REMINDER: The deadline for submitting material to the Eisner Awards judges is this Friday, March 14. Submission information can be found here.

§ SAME HAT! SAME HAT! unearths a few pieces of D&Q news: Seiichi Hayashi’s Red Colored Elegy and Yoshihiro Tatsumi’s Goodbye will be out in July instead of April. And Adrian Tomine’s next comic will be a color story for KRAMER’S ERGOT.

§ Comics health issues:
— Alternative Comics’ Jeff Mason talks about his Crohn’s disease. He’s currently at home recuperating from surgery. Best wishes, Jeff!
— Toronto cartoonist Michael Cho is recuperating at home after a serious intestinal infection. Best wishes, Michael!
— Manga-ka Moyoco Anno has announced she will be stopping manga due to her health issues Anime News Network reports, but she does hope to return to drawing one day.

Manga artist Moyoco Anno (Flowers and Bees, Happy Mania, Sugar Sugar Rune, Sakuran) announced in her Monday blog entry that she will be halting her manga work due to her health. That includes Hataraki Man (pictured at right) in Kodansha’s Morning magazine, but not her recent Ochibisan manga in the Asahi Shimbun paper. Anno apologized to her readers and said she thinks the current break will be a long one. She also said that she still wants to draw manga eventually and hopes her readers will follow her work when she returns.

§ Bookmark:Cartoonist Colin Panetta offers an exhaustive and exhausting account of his search for a printer for his upcoming 36-page comic:

I’ve been desperately trying to figure out how I’m going to print Dead Man Holiday, my first comic and self-published work. I wanted to follow in the footsteps of my heroes, who had all printed their books through offset printing. (Where plates are made of your comic pages, and then used to print your book on a monster printing press necessitating you to print thousands of books to make it financially viable.) I knew about Print On Demand services, but figured hey- if the content and format of my book are going to be hopelessly out of date (genre material/pamphlet… although, lately…), then the methods I print the book with might as well be too. (Don’t you hate it when hard choices seem so ridiculously obvious in retrospect?) I thought it would be useful to other first time self-publishers if I posted about my interactions with the offset printing industry, so that they don’t have to go through all the trouble that I did.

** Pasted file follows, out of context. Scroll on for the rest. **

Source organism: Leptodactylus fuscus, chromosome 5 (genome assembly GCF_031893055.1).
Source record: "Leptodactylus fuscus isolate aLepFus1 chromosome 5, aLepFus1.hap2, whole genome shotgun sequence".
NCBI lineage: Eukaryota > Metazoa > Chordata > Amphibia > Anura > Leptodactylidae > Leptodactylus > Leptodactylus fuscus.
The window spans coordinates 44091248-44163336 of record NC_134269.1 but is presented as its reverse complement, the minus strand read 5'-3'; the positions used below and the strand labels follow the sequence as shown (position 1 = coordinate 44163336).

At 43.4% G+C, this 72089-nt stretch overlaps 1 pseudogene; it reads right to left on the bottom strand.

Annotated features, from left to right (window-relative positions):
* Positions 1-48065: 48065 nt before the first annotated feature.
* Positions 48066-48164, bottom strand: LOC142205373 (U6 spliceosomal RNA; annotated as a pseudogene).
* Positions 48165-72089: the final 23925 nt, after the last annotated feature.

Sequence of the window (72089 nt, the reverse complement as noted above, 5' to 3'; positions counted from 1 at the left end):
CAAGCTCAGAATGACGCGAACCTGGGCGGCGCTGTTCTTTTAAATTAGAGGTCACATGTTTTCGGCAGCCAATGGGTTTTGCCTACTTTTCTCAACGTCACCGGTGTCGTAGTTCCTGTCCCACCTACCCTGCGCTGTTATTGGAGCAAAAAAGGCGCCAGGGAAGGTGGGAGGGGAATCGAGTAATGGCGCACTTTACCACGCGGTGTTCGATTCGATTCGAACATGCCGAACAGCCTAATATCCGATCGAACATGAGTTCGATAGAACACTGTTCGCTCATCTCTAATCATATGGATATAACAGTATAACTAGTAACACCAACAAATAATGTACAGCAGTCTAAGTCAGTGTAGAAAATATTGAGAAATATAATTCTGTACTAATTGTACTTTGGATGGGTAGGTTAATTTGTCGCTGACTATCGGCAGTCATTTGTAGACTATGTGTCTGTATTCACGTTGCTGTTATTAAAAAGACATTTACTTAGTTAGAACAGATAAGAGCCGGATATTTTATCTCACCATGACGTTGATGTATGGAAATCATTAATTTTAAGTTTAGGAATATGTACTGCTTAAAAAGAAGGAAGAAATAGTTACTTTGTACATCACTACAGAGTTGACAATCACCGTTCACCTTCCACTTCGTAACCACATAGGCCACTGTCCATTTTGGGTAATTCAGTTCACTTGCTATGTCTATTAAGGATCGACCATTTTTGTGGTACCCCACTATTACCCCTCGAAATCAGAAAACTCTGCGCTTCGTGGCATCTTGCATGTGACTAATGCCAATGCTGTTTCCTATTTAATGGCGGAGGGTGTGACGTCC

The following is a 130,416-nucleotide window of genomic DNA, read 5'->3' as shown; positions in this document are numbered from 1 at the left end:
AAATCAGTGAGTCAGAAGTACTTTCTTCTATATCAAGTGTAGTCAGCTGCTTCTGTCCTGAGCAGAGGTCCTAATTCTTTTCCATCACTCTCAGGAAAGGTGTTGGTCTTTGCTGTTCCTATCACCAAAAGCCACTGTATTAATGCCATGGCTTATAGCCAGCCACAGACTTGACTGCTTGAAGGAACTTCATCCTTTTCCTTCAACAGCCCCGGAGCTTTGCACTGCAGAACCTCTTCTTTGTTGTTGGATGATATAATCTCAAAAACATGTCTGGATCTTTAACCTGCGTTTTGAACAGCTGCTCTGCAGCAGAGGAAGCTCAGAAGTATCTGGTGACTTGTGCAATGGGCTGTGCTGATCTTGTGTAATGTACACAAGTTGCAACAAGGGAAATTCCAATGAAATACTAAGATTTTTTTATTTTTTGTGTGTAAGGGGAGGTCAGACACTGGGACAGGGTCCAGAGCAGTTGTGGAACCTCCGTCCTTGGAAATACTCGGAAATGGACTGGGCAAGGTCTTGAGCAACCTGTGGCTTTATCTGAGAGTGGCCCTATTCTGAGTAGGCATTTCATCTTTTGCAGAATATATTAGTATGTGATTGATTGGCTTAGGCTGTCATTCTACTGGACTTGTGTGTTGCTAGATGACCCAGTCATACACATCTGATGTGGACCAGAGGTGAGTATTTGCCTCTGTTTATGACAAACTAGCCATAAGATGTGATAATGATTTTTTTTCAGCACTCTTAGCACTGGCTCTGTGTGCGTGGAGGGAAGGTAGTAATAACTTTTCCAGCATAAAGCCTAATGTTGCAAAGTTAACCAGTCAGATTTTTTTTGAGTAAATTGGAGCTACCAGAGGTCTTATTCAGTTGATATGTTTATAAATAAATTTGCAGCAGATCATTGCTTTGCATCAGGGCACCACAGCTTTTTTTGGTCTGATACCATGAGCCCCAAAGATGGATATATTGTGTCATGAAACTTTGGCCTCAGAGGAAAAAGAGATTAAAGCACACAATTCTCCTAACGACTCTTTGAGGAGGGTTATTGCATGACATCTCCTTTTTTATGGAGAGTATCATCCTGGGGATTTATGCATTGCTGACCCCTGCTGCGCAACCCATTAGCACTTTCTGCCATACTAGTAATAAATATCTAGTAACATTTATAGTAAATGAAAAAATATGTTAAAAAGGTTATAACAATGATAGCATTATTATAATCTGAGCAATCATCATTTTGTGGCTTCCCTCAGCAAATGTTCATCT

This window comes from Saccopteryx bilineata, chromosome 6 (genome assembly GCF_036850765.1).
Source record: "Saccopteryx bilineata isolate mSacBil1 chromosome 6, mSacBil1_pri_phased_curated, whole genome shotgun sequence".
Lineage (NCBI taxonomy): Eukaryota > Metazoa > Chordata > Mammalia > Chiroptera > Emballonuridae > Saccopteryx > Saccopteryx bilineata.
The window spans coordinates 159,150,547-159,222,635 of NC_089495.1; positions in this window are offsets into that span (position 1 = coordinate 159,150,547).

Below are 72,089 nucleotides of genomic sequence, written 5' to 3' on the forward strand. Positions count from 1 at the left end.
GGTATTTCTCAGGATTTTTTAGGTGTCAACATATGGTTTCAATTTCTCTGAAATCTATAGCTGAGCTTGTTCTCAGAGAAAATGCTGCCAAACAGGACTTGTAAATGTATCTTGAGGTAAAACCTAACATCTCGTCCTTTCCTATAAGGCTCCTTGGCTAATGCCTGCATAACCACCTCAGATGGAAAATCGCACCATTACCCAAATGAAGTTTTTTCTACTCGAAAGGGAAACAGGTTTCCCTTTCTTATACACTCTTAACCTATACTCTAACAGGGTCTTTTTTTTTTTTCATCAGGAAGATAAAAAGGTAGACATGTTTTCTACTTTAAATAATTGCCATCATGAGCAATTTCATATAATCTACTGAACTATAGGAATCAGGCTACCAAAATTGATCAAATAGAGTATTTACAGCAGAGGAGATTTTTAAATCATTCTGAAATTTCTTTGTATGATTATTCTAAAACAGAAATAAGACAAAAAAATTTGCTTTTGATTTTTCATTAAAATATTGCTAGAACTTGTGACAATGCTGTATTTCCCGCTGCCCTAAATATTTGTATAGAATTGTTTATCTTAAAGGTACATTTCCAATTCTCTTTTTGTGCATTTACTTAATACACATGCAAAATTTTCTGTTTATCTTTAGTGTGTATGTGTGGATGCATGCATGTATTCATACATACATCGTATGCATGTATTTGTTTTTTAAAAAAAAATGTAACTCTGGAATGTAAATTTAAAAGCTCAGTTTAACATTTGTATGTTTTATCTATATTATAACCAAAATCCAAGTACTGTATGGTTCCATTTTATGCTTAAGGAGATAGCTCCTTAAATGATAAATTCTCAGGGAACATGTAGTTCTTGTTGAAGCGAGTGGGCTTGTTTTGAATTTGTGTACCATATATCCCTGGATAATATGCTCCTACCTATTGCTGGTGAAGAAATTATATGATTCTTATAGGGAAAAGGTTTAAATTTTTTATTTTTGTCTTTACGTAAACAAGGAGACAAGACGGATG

§ Second Daily Cross Hatch link of the day: Brian Heater visits the new comics shop Desert Island, located in hipster haven B-Burg:

While it’s not too difficult to image a time, in the near future, when Starbucks and American Apparels begin springing up around the corner, once inside, it’s hard to curse the new Desert Island comic shop as yet another harbinger of Williamsburg’s skyrocketing rent prices, with the front door flanked on opposing sides by a spinner rack chalk full of minis and magazine shelves lined with single back issues of books like Hate and Frank. It’s near impossible to find anything bad to say about an establishment so dedicated to the works of artists like Peter Bagge and Jim Woodring. On a less localized level, the store also serves as a signpost for another important and relatively recent phenomenon: the alternative comics shop, the second in this burrough after the equally sublime Rocketship, which opened its pod bay doors two summers ago, a few neighborhoods away, in the ritzy neighborhood of Cobble Hill.


  1. Good luck to those with the Crohn’s disease. It’s apparently very painful and there is no known cure.

    My sister was recently diagnosed with this. Luckily, she’s already had the 2 children she had planned on having with her hubby.

  2. Colin –

    Allow me to recommend Southwest Printers in Las Vegas. That’s who is printing my new book. I swear, you get just as much good quality like you would get at Brenner’s or Quebecor at just a little under for what they charge. Give Ron Supin a call at (702) 367-2544.

    You get extra points if you’re a Porcupine Tree fan.